Tuesday, November 28, 2017

More Dark Matter Phenomena Data Points

The following two papers illustrate observations of dark matter phenomena in circumstances when conventional dark matter explanations don't make sense. These two use the simple MOND toy model, which, admittedly has problems. 

But, they key point is that the data points aren't a good fit for dark matter particle theories, and that modified gravity theories are predictive in circumstances other than the ones in which they were formulated.

This paper is notable because wide binary stars would not be expected to have dark matter halos analogous to those alleged to form galaxies and galactic clusters.
Assuming Newton's gravity and GR to be valid at all scales leads to the dark matter hypothesis as a requirement demanded by the observed dynamics and measured baryonic content at galactic and extragalactic scales. Alternatively, modified gravity scenarios where a change of regime appears at acceleration scales a<a0 have been proposed. This modified regime at a<a0 will generically be characterised by equilibrium velocities which become independent of distance. Here we identify a critical test in this debate and we propose its application to samples of wide binary stars. Since for 1M⊙ systems the acceleration drops below a0 at scales of around 7000 AU, a statistical survey of wide binaries with relative velocities and separations reaching 104 AU and beyond should prove useful to the above debate. We apply the proposed test to the best currently available data. Results show a constant upper limit to the relative velocities in wide binaries which is independent of separation for over three orders of magnitude, in analogy with galactic flat rotation curves in the same a<a0acceleration regime. Our results are suggestive of a breakdown of Kepler's third law beyond a≈a0 scales, in accordance with generic predictions of modified gravity theories designed not to require any dark matter at galactic scales and beyond.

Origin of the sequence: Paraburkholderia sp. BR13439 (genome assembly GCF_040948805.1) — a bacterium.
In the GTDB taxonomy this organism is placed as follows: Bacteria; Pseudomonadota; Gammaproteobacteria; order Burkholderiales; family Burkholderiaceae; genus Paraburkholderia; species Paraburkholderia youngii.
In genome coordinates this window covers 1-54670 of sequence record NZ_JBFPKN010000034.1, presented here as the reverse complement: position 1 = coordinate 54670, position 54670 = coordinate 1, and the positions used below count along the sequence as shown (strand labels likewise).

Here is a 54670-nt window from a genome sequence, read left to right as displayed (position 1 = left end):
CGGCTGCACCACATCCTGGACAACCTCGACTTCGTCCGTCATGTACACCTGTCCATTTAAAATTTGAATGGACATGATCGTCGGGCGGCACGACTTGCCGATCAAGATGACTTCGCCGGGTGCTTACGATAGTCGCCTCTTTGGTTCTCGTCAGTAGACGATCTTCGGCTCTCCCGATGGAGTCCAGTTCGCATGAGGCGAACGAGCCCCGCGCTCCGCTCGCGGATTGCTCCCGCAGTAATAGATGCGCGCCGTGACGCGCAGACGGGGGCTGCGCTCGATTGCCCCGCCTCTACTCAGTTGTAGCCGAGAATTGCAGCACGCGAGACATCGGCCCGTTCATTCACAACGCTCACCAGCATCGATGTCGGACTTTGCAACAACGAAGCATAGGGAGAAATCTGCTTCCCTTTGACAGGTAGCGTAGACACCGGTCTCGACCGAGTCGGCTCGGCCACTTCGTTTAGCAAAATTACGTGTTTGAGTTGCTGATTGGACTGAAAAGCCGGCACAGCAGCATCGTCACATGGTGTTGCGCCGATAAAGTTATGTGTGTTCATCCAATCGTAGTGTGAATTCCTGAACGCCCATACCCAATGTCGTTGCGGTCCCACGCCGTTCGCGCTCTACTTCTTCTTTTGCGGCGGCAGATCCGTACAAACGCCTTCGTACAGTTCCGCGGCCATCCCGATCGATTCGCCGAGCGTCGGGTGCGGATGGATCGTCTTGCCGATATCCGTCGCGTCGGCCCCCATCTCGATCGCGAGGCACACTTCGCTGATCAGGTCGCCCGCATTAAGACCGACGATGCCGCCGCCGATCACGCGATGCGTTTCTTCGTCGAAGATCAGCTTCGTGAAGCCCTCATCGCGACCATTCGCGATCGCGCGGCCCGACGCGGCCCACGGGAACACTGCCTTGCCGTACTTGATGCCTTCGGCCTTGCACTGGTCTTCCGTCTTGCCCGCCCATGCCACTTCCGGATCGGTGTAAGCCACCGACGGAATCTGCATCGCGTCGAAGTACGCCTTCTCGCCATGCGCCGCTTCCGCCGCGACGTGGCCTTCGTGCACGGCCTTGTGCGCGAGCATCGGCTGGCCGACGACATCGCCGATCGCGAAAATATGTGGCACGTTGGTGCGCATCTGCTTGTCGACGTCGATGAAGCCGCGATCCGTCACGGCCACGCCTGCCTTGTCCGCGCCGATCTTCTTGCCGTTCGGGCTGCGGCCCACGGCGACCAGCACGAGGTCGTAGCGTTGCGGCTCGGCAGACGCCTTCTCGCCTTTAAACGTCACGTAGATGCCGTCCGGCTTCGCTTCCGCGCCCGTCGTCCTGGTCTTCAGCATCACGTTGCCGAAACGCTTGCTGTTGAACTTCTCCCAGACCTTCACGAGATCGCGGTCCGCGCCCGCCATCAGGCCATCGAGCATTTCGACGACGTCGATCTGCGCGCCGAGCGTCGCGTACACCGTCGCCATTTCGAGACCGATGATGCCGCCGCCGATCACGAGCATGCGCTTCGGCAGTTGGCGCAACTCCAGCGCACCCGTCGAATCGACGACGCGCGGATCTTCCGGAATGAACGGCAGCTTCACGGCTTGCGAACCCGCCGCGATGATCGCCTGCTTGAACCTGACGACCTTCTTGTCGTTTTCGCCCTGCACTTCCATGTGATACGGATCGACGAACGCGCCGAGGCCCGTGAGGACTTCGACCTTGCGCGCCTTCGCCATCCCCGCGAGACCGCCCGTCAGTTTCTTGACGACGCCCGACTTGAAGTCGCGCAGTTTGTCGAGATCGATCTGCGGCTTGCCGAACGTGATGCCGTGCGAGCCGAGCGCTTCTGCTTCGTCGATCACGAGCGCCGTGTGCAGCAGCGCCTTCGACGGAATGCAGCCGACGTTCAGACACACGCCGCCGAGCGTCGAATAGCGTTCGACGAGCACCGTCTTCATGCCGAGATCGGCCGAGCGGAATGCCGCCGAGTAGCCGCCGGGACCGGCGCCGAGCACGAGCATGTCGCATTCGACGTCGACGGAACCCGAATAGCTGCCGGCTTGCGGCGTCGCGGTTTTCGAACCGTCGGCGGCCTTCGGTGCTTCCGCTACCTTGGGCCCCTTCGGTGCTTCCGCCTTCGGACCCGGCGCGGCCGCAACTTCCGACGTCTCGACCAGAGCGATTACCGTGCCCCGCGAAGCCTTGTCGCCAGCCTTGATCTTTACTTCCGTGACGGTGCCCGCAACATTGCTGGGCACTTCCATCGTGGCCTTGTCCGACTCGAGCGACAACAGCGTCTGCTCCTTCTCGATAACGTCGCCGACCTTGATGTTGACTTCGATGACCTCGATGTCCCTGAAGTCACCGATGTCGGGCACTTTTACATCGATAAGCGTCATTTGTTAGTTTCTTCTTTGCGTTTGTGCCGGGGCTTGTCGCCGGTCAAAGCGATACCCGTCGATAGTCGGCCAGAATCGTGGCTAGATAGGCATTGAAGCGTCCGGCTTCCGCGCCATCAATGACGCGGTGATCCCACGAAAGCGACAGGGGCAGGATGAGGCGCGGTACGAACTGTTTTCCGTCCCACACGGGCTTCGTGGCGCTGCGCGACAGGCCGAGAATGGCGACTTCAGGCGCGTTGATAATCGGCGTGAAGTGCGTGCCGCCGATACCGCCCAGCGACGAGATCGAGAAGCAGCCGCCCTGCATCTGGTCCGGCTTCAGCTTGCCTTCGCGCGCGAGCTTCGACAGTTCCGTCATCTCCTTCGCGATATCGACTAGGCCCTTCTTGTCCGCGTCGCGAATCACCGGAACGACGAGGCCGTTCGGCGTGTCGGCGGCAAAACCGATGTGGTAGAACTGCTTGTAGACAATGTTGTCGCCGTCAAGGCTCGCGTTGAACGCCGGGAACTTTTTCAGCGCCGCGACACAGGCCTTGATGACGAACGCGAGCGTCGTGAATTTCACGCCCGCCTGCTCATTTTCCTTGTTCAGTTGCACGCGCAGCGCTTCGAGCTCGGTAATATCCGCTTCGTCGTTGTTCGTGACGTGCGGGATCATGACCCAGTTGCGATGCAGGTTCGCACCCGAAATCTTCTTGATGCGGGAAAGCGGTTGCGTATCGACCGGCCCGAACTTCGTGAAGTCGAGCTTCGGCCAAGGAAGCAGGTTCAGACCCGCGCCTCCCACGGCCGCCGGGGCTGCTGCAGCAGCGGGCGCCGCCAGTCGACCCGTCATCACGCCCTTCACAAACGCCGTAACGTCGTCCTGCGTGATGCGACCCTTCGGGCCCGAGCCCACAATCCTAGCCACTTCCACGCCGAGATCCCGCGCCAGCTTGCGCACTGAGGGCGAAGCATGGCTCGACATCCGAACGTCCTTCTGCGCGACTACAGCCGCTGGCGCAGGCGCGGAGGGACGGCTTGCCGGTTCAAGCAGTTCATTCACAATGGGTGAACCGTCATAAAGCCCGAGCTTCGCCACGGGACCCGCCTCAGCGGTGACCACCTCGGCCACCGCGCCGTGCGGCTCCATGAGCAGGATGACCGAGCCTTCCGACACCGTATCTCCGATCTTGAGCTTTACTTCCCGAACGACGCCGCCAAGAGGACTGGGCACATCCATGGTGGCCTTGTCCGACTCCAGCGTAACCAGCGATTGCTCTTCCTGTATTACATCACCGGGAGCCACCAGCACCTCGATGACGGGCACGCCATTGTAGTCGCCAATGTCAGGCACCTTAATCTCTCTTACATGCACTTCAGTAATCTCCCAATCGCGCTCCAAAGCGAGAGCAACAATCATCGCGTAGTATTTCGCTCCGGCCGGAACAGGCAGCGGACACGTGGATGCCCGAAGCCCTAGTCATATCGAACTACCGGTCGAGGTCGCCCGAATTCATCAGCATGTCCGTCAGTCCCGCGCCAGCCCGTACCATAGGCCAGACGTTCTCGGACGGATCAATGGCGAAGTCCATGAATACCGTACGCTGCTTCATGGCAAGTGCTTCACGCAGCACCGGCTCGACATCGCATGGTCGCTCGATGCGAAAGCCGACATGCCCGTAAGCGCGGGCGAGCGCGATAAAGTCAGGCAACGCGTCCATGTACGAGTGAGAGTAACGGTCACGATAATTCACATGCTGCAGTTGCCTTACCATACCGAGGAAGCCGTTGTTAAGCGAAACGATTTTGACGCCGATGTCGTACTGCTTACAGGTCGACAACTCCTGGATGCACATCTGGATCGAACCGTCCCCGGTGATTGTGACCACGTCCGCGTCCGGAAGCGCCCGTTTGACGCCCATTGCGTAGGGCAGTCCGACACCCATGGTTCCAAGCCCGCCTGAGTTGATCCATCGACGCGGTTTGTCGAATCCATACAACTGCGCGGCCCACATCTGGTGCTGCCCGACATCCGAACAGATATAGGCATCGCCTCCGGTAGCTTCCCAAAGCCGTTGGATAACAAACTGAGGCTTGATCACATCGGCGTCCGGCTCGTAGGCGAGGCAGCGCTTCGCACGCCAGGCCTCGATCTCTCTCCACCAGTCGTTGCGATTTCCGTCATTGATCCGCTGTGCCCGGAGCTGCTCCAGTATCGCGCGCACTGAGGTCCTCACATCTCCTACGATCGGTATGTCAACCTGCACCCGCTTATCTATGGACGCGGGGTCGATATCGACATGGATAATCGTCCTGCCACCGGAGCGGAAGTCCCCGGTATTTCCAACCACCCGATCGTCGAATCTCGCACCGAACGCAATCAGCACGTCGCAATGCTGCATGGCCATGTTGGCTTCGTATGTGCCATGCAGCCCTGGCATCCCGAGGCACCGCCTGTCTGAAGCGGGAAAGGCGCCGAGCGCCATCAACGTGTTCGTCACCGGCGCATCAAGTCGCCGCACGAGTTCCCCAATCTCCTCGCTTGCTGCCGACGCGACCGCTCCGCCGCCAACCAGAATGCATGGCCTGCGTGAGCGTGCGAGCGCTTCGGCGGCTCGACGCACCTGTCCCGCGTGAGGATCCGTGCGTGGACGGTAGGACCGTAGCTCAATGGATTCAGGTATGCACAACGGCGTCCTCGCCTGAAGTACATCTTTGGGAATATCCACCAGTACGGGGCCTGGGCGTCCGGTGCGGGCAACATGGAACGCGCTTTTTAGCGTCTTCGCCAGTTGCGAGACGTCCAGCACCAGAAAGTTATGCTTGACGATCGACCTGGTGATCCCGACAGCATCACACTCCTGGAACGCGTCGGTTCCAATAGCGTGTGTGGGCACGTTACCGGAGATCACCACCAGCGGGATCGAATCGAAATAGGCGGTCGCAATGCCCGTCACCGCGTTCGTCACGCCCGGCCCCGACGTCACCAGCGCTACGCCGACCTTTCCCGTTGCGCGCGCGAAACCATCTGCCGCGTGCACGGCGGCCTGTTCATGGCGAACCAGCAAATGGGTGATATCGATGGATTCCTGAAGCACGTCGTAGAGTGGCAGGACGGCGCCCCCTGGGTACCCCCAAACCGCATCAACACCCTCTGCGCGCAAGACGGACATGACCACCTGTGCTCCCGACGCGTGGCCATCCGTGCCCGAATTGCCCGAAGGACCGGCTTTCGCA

Hernandez et al., "Wide binaries as a critical test for Gravity theories" (2012)  https://arxiv.org/abs/1205.5767

A November 2016 paper by Scarpa, et al., updates this result on wide binaries.

Globular clusters at the fringe of a system are another place where dark matter particles are not expected to be present.
Non-baryonic Dark Matter (DM) appears in galaxies and other cosmic structures when and only when the acceleration of gravity, as computed considering only baryons, goes below a well defined value a0=1.2e-8 cm/s/s. This might indicate a breakdown of Newton's law of gravity (or inertia) below a0, an acceleration smaller than the smallest probed in the solar system. It is therefore important to verify whether Newton's law of gravity holds in this regime of accelerations. In order to do this, one has to study the dynamics of objects that do not contain significant amounts of DM and therefore should follow Newton's prediction for whatever small accelerations. Globular clusters are believed, even by strong supporters of DM, to contain negligible amounts of DM and therefore are ideal for testing Newtonian dynamics in the low acceleration limit. Here, we discuss the status of an ongoing program aimed to do this test. Compared to other studies of globular clsuters, the novelty is that we trace the velocity dispersion profile of globular clusters far enough from the center to probe gravitational accelerations well below a0. In all three clusters studied so far the velocity dispersion is found to remain constant at large radii rather than follow the Keplerian falloff. On average, the flattening occurs at the radius where the cluster internal acceleration of gravity is 1.8+-0.4 x 10^{-8} cm/s/s, fully consistent with MOND predictions.
Scarpa et al., "Globular Clusters as a Test for Gravity in the Weak Acceleration Regime" (2006) https://arxiv.org/abs/astro-ph/0601581

There is also a more recent August 2010 paper and a more recent September 2016 globular cluster paper by some of the same authors.

1 comment:

Ryan said...

"Globular clusters at the fringe of a system are another place where dark matter particles are not expected to be present."

I thought this was still a matter of some debate? And I recall reading that it would be hard to distinguish between modified gravity and a large central mass (since a<a0 will also apply in the centre of the globular cluster) so we may not even be able to distinguish between the two all that well.